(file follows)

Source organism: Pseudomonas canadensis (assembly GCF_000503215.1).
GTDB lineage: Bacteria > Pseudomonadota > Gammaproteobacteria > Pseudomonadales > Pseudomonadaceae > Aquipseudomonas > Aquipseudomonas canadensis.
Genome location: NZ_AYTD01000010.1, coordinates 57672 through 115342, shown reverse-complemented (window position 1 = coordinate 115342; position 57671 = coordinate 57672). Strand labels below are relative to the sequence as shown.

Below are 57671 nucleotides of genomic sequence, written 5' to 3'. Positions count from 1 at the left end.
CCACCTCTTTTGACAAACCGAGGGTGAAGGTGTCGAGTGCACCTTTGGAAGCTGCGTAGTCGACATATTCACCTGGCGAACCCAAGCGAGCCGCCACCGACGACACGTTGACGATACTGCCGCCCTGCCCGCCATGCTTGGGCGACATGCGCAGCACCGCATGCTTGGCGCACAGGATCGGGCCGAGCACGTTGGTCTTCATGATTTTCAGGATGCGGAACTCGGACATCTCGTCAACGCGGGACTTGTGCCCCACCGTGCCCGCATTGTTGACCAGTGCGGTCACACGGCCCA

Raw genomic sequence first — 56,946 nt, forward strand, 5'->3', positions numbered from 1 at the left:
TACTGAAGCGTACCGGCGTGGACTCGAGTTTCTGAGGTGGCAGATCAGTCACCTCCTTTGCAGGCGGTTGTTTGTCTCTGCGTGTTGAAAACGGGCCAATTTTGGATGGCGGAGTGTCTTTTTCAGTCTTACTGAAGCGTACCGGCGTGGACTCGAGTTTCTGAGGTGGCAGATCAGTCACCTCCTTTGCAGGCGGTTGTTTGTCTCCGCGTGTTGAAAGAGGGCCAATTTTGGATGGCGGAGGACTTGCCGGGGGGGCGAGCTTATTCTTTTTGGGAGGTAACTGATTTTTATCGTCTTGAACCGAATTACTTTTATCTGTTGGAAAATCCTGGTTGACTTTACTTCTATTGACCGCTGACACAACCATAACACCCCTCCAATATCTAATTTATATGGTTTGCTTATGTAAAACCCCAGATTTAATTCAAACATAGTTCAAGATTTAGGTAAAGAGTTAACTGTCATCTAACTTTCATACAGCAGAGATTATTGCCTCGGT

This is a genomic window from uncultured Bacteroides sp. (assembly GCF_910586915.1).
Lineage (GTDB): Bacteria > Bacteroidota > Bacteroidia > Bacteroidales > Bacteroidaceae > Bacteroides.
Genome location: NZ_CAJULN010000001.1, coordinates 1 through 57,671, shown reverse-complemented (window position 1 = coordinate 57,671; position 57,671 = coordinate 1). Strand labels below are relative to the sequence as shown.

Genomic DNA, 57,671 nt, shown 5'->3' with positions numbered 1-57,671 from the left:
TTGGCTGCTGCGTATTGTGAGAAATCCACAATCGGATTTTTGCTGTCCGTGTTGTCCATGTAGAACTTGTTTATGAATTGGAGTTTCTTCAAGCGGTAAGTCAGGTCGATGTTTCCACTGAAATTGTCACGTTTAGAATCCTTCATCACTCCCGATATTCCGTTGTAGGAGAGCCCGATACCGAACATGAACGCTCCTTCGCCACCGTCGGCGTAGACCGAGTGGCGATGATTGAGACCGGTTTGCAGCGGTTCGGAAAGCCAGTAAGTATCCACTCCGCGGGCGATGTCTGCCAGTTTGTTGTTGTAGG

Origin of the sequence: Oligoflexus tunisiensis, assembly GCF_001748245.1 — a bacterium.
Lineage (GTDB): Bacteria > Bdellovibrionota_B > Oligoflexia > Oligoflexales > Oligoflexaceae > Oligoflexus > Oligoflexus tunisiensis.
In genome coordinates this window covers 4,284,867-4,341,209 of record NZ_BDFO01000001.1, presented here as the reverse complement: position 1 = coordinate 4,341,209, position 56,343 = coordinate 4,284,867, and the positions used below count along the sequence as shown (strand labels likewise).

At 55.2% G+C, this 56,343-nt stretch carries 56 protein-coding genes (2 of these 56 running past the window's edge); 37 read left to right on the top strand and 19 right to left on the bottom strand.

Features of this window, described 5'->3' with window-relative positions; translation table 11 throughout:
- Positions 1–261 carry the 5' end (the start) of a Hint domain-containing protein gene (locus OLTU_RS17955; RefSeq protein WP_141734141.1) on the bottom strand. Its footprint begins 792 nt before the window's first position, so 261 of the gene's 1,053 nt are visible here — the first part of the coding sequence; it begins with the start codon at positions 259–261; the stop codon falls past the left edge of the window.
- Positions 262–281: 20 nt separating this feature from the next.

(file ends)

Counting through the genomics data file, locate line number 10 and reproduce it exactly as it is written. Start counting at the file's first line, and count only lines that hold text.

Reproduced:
Genome location: NZ_CAJULN010000001.1, coordinates 1 through 57,671, shown reverse-complemented (window position 1 = coordinate 57,671; position 57,671 = coordinate 1). Strand labels below are relative to the sequence as shown.